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Free Flow of Information Act of 2007--Motion to Proceed--Continued

Floor Speech

Location: Washington, DC

FREE FLOW OF INFORMATION ACT OF 2007--MOTION TO PROCEED--Continued -- (Senate - July 30, 2008)


Mr. MENENDEZ. Mr. President, I heard President Bush's statement at the White House today, and I have to be very blunt. I think the President must think the American people are stupid. For 7 1/2 years we have had two oilmen in the White House, with Republican majorities in Congress for 6 years, and we have seen gas prices go from $1.46 when President Bush took office to over $4--to about $4 now; it went over $4 at one point--per gallon. Now he would have us believe, after that 7 1/2 years--Republican majorities for 6 of those 7 1/2 years and having the oil industry write the energy policy with Vice President Cheney in the White House--now he would have us believe, in fact, that we are responsible for this.

It is a good lawyer's game. When you don't have the facts on your side, when you don't have the law on your side, you pound on the table and create a diversion. That is what they have done--tried to create a diversion. The American people are a lot smarter than that.

The fact is, Democrats cannot act as we want to on the energy crisis because the Republican Party simply won't allow us. We have a slim majority in the Senate, and by Senate rules, the Republicans can filibuster to require us to get 60 votes for anything. That really means, in essence, for those watching, they have the ability to block any legislation they want, and they have used that power to the hilt. Over 90 times they have used this procedural tactic to block much needed legislation. Even though we are in the midst of an energy crisis, they are still blocking everything.

At first they said they were blocking us from our work because they wanted a vote on opening our shores to oil drilling--something I don't support--but the majority leader said OK. We will give you a vote on opening our shores to oil drilling.

Then the Republicans said: Oh, that is not good enough either. Instead, they claimed to want to vote on opening the shores to oil drilling, a vote on nuclear power, a vote on oil shale development, a vote on their larger package of proposals, and guess what. The majority leader said earlier this week: OK, you can have a vote on all of that. Yet, somehow, every time the majority leader offers the other side votes on exactly what they want, they keep saying that is not good enough. They simply won't take yes for an answer.

I hear their speeches. They all mention speculation. Well, we have had testimony that, in fact, speculation in the marketplace could raise oil by $50 per barrel. We even saw a company that was just taken by the Commodity Futures Trading Commission being charged with having manipulated the marketplace--made $1 million in 11 days and increased gas and oil prices. Yet they won't let us go to speculation. They say one thing, they do another.

The big issue they keep talking about is production, but the Republicans don't want production. They simply don't want us to have progress. That is their game plan. They have a political equation, and it is: Don't let anything be achieved.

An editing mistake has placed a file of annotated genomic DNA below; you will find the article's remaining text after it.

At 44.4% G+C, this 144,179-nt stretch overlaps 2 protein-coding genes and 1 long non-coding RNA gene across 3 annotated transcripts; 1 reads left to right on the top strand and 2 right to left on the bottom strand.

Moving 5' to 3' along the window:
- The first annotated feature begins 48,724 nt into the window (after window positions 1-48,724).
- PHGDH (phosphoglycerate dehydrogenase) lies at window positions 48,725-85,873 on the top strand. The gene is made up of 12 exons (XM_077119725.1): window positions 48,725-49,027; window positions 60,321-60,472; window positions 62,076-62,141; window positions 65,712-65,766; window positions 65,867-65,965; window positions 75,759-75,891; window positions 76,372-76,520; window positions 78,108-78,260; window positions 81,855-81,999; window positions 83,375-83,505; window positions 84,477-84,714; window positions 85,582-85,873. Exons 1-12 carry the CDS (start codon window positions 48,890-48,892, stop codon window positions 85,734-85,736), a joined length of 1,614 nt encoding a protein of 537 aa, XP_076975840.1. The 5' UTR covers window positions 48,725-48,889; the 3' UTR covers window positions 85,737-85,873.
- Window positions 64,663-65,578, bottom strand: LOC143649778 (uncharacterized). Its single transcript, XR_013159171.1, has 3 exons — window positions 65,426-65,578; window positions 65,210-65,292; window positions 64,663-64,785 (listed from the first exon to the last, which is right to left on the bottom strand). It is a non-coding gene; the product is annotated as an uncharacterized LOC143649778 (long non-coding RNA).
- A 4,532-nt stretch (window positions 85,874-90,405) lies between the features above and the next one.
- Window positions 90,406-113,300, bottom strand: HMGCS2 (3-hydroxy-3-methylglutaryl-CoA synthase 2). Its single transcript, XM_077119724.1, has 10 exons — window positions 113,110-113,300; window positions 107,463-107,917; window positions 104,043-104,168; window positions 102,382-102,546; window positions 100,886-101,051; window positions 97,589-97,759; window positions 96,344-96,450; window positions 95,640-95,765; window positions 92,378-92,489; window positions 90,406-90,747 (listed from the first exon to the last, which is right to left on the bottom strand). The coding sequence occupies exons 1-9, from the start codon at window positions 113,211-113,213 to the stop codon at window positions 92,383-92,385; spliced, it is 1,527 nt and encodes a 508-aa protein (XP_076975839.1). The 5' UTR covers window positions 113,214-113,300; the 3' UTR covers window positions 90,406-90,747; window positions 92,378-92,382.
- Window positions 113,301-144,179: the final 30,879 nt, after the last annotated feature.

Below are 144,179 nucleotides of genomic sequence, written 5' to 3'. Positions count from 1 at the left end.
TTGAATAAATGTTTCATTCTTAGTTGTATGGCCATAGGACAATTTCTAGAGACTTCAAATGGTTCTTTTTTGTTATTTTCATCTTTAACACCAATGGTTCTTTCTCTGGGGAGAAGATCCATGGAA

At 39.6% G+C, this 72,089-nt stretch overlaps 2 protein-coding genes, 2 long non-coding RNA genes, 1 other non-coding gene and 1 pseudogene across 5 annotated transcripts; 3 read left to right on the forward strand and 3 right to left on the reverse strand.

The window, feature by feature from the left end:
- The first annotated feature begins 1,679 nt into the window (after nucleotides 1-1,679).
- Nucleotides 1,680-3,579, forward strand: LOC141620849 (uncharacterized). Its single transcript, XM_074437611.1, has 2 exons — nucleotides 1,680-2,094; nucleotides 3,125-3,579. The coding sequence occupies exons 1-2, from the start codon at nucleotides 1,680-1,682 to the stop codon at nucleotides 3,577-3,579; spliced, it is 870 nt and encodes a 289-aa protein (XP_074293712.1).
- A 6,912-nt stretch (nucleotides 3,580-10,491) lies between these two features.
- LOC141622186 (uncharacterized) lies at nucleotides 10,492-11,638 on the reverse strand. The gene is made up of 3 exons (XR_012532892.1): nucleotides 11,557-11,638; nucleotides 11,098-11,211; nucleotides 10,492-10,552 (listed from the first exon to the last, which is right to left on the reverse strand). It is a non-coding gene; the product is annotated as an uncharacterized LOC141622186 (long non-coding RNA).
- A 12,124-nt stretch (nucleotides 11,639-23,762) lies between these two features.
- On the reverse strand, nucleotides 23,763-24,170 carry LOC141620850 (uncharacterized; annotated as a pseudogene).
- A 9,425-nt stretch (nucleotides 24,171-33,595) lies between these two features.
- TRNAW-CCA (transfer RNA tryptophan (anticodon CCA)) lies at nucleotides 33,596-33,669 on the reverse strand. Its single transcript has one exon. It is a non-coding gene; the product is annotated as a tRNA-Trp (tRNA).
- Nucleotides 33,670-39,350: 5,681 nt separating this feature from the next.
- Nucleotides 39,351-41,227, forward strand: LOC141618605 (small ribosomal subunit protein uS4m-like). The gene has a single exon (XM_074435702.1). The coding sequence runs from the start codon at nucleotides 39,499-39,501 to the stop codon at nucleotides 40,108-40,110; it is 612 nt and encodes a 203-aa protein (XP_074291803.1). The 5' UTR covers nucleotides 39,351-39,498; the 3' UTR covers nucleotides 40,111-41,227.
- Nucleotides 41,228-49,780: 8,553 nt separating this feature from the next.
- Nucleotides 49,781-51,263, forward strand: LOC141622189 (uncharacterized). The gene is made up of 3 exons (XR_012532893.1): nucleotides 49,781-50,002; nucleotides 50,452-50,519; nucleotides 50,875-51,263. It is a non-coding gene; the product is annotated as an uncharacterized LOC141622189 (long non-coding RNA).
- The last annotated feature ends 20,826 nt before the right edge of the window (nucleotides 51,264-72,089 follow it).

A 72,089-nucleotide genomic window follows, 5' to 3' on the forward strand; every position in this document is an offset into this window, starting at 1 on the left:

On five separate occasions, they have had the opportunity to vote for energy production. They have had the opportunity to keep the rapidly developing wind and solar industries growing at an accelerated pace, but instead they decide to play politics. The Republican Party doesn't seem to take renewable energy seriously. It is true that renewables are essential for our environment, essential for our economy. What these industries really represent are an opportunity to produce massive amounts of domestic energy cheaply and at least 100,000 new high-paying jobs in America.

Now, if you don't think renewables are serious business, just ask landowners in Texas, Minnesota, Iowa, or Wyoming who are, in fact, receiving $3,000 to $5,000 per month for allowing a windmill to be sited on their property or ask oilman T. Boone Pickens, who is plowing billions of dollars of his own money into wind energy and a plan to use renewables to end our addiction to oil.

Now, somebody who has made a lot of money in oil doesn't all of a sudden plow billions of dollars of his own money into renewable energy unless he thinks there is going to be a payoff at the end. He understands.

In my home State of New Jersey we have windmills in Atlantic City, where the casinos are, generating a lot of electricity. Last year we installed enough turbines to power over 1.5 million homes. The solar power industry is growing at over 40 percent a year.

These technologies work. They are working now. They are in high demand. They produce an enormous amount of energy. We need to accelerate and expand that. If we extend the wind and solar tax credits so these industries can continue their rapid growth, we could add 150 gigawatts of installed capacity within 10 years. Now, what does that mean? That means that we would have enough electricity to power over 37 million homes. At that rate, by 2030, we could get over 25 percent of our Nation's electricity from wind and solar power.

The package of tax credits that the Republicans continue to block--blocked again today--represents a solution also for the high price of oil. There is a large tax credit for the purchase of plug-in hybrid vehicles--cars, for example, such as the Chevy Volt, which will be able to run on electricity for the first 40 miles after being plugged in. That means a full three-quarters of all trips--all trips--driven by Americans would not use a drop of gas. If projections by some of the experts hold true, and half the cars on the road in 2030 are plug-in hybrids, we could easily cut our use of oil by 10 percent, and some would suggest that we could even displace much more.

And by this time, we would be producing enough renewable energy to power all these cars and still have electricity to spare. If we want cheap gasoline and we want to be free from imported oil, we need to pass the tax credit extensions, and we need to build plug-in hybrids, solar panels, and winds turbines, to name a few. It is that simple.